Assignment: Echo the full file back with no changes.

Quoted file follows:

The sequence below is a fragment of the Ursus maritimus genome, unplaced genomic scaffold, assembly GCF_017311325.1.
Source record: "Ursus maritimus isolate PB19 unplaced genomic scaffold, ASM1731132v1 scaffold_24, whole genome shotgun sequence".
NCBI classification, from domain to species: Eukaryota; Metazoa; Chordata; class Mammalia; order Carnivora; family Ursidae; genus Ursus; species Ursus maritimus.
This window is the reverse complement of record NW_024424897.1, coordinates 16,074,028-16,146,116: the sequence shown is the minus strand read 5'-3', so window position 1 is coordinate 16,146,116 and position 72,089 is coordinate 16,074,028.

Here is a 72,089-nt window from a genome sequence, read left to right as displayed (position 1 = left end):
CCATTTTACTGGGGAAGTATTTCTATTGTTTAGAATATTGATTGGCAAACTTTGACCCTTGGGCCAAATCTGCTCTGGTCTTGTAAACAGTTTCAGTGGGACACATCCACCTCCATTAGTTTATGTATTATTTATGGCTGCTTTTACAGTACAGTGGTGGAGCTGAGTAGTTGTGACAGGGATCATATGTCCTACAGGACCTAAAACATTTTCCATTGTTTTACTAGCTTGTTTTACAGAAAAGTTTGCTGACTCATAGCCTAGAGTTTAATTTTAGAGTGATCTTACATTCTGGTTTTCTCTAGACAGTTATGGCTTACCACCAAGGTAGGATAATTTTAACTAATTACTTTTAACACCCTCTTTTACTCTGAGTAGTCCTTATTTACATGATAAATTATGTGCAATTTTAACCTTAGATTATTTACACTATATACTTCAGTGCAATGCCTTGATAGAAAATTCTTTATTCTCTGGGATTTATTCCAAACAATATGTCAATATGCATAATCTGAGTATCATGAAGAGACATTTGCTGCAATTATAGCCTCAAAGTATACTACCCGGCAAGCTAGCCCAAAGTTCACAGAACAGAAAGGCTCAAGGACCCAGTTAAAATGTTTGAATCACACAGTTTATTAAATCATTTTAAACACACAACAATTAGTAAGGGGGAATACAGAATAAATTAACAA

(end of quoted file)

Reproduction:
The sequence below is a fragment of the Ursus maritimus genome, unplaced genomic scaffold, assembly GCF_017311325.1.
Source record: "Ursus maritimus isolate PB19 unplaced genomic scaffold, ASM1731132v1 scaffold_24, whole genome shotgun sequence".
NCBI classification, from domain to species: Eukaryota; Metazoa; Chordata; class Mammalia; order Carnivora; family Ursidae; genus Ursus; species Ursus maritimus.
This window is the reverse complement of record NW_024424897.1, coordinates 16,074,028-16,146,116: the sequence shown is the minus strand read 5'-3', so window position 1 is coordinate 16,146,116 and position 72,089 is coordinate 16,074,028.

Here is a 72,089-nt window from a genome sequence, read left to right as displayed (position 1 = left end):
CCATTTTACTGGGGAAGTATTTCTATTGTTTAGAATATTGATTGGCAAACTTTGACCCTTGGGCCAAATCTGCTCTGGTCTTGTAAACAGTTTCAGTGGGACACATCCACCTCCATTAGTTTATGTATTATTTATGGCTGCTTTTACAGTACAGTGGTGGAGCTGAGTAGTTGTGACAGGGATCATATGTCCTACAGGACCTAAAACATTTTCCATTGTTTTACTAGCTTGTTTTACAGAAAAGTTTGCTGACTCATAGCCTAGAGTTTAATTTTAGAGTGATCTTACATTCTGGTTTTCTCTAGACAGTTATGGCTTACCACCAAGGTAGGATAATTTTAACTAATTACTTTTAACACCCTCTTTTACTCTGAGTAGTCCTTATTTACATGATAAATTATGTGCAATTTTAACCTTAGATTATTTACACTATATACTTCAGTGCAATGCCTTGATAGAAAATTCTTTATTCTCTGGGATTTATTCCAAACAATATGTCAATATGCATAATCTGAGTATCATGAAGAGACATTTGCTGCAATTATAGCCTCAAAGTATACTACCCGGCAAGCTAGCCCAAAGTTCACAGAACAGAAAGGCTCAAGGACCCAGTTAAAATGTTTGAATCACACAGTTTATTAAATCATTTTAAACACACAACAATTAGTAAGGGGGAATACAGAATAAATTAACAA